Re: [Doh] Captive portals (was Re: suggested slides for IETF 104 on draft-reid-doh-operator)

Ben Schwartz <> Fri, 15 March 2019 03:01 UTC

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From: Ben Schwartz <>
Date: Thu, 14 Mar 2019 23:00:56 -0400
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To: Martin Thomson <>
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Subject: Re: [Doh] Captive portals (was Re: suggested slides for IETF 104 on draft-reid-doh-operator)
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On Thu, Mar 14, 2019 at 10:22 PM Martin Thomson <> wrote:

> Thanks for sharing the slides Jim,
> (As an aside, the parallels between your summary of the draft and
> draft-mm-wg-effect-encrypt are striking.)
> There are lots of *things* on your list, but maybe it would help to look
> at a few in more detail to see what they teach us.  I happen to chair a
> working group that is tasked with improving the captive portal situation,
> so I thought I'd start there because it's first on your list too.
> The first thing I observe is that the story could be different depending
> on where the remote resolver is configured.  In particular, whether you
> consider the configuration of an remote, encrypted resolver to be
> system-wide or per-application.
> Captive portal detection is typically done at a system level, and so the
> system-wide configuration would seem to be most relevant to this particular
> issue.  That is, unless the network manages to successfully evade the
> various captive portal detection mechanisms in the hopes that they can
> somehow present information in the browser, which I'll get back to.
> As I've learned, operating systems typically use very different network
> configuration during the captive portal detection phase, and most won't be
> applying encrypted DNS policies until they have first validated the network
> is "usable".  So I would expect that even if the operating system is
> configured to use an encrypted DNS service other than the one the network
> provides, it would still use the network-provided service while it is
> bootstrapping.  For instance, I understand that Android uses the network
> resolver to discover the IP address of its DoT/DoH resolver (Ben can
> probably clarify/correct me here).

Yes, if the user has specified a DoT resolver, Android resolves that name
through the network's default DNS server.  Specifically, Android simulates
a parallel version of the network configuration that is used for captive
portal login and DoT bootstrap, but is not accessible to normal apps.  This
version may be used even after login succeeds, in order to handle "captive
portal snapback" (e.g. session expiration).

The Chrome team has also been prioritizing correct functioning with captive
portals on all supported platforms.  I don't foresee DoH implementation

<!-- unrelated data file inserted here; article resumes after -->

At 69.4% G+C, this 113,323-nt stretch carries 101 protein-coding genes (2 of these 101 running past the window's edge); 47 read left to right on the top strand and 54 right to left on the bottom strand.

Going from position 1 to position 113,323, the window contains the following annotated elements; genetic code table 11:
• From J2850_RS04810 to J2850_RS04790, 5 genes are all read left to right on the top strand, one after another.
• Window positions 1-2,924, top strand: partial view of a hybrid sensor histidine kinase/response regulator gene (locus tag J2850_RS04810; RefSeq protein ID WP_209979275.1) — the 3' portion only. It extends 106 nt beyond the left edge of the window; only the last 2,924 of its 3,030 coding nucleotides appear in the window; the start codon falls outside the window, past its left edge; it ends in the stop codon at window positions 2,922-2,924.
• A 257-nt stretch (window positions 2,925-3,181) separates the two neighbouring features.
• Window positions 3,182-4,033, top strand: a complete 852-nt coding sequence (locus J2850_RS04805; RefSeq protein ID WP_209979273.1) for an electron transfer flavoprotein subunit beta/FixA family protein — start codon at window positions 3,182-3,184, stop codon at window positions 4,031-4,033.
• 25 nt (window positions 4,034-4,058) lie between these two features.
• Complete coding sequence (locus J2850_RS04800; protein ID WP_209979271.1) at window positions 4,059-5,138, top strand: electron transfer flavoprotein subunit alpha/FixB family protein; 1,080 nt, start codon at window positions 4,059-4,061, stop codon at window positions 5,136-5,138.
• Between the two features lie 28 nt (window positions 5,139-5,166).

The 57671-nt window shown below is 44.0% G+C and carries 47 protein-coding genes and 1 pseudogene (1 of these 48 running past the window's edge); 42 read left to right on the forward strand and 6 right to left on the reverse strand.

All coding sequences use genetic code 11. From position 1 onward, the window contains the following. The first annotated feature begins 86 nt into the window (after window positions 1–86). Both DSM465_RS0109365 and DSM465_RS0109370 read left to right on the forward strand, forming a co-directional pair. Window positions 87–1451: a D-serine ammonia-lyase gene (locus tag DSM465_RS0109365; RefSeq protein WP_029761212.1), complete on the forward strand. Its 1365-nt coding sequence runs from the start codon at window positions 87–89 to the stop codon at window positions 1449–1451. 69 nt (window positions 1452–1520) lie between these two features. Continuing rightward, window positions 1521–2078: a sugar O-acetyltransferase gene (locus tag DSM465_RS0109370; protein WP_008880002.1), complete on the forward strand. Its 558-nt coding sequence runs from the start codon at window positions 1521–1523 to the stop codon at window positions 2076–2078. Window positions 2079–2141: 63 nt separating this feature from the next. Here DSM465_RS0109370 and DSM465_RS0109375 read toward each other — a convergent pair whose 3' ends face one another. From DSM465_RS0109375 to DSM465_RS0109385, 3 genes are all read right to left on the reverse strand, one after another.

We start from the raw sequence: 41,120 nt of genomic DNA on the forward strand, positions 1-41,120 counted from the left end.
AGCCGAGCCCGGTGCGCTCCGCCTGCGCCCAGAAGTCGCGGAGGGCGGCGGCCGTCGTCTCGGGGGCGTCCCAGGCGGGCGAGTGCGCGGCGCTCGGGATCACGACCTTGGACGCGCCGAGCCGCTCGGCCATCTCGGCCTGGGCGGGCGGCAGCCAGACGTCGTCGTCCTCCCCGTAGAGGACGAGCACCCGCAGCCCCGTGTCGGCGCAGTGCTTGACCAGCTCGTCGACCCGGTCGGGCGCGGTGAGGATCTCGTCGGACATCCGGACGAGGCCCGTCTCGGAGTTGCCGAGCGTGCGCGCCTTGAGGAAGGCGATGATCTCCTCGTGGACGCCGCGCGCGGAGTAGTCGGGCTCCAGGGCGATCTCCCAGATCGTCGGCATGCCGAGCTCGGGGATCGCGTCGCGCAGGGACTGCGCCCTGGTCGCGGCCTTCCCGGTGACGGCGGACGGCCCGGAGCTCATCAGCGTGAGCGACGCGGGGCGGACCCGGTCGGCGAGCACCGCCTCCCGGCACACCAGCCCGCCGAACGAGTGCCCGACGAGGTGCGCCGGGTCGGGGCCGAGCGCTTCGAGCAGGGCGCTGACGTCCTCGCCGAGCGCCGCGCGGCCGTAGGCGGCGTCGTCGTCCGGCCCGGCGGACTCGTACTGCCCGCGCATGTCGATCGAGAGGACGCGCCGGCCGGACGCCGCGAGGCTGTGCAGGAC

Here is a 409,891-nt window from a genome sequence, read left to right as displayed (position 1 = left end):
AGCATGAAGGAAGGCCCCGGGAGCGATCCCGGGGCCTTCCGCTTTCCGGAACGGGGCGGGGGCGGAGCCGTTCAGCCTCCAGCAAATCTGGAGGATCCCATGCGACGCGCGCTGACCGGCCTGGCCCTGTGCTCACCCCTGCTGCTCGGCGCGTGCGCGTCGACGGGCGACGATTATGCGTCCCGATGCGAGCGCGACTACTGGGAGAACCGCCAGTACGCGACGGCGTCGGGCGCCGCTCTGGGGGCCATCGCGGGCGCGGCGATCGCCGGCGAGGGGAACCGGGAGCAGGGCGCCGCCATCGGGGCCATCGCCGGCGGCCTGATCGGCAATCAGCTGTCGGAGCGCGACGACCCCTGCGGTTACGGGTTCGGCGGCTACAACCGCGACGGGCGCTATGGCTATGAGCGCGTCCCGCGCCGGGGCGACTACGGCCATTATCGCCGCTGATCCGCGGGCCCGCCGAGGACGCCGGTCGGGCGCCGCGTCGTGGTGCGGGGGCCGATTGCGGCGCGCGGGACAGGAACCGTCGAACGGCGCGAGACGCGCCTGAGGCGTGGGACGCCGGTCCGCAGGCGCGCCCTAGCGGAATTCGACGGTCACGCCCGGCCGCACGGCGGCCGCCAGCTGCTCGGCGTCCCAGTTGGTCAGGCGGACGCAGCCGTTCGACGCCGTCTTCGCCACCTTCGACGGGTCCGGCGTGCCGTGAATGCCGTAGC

causing any significant regression.

> If the network decides to evade captive portal detection, then it is
> playing roulette.  Most applications now use authenticated connections to
> services, and so do many websites.  A DNS redirection is no more effective
> in these circumstances than a port 80 interception[1].  The application
> detects the "attack" and throws up errors.  That can lead to the operating
> system concluding that the network is broken if applications report these
> errors.  If you are lucky and it is a web browser that first makes a
> connection and that connection is to a site without HSTS, then the network
> gets a chance to show a web page.  I shouldn't need to quote stats on app
> vs. browser usage and proportion of HTTPS on the web to make it clear that
> this playing this game has increasingly bad prospects.
> If this is a per-application configuration, then only those applications
> that are configured to use remote, encrypted resolvers are affected.  They
> fail to get the modified DNS results, but all the other problems still
> exist.
> That makes me conclude that captive portals aren't any worse off as a
> result of operating systems or applications choosing to configure their own
> encrypted resolver service.  Given that using DNS for captive portals is
> worse than alternative methods[1], I'd suggest that we not concern
> ourselves with this particular problem.
> Cheers,
> Martin
> [1] Spoofing DNS results for captive portals poisons the cache, which
> makes DNS rewriting a bad choice for this use case.  This is - in part -
> why most captive portals intercept TCP on port 80 and spoof an HTTP 302
> instead.  And if you consider DNSSEC-validating endpoints, that would be
> another reason not to spoof DNS... if those existed in any significant
> numbers.
> On Fri, Mar 15, 2019, at 03:39, Jim Reid wrote:
> > Here’s what I plan to present at the WG. Please comment on the list if
> > you have questions or suggestions.
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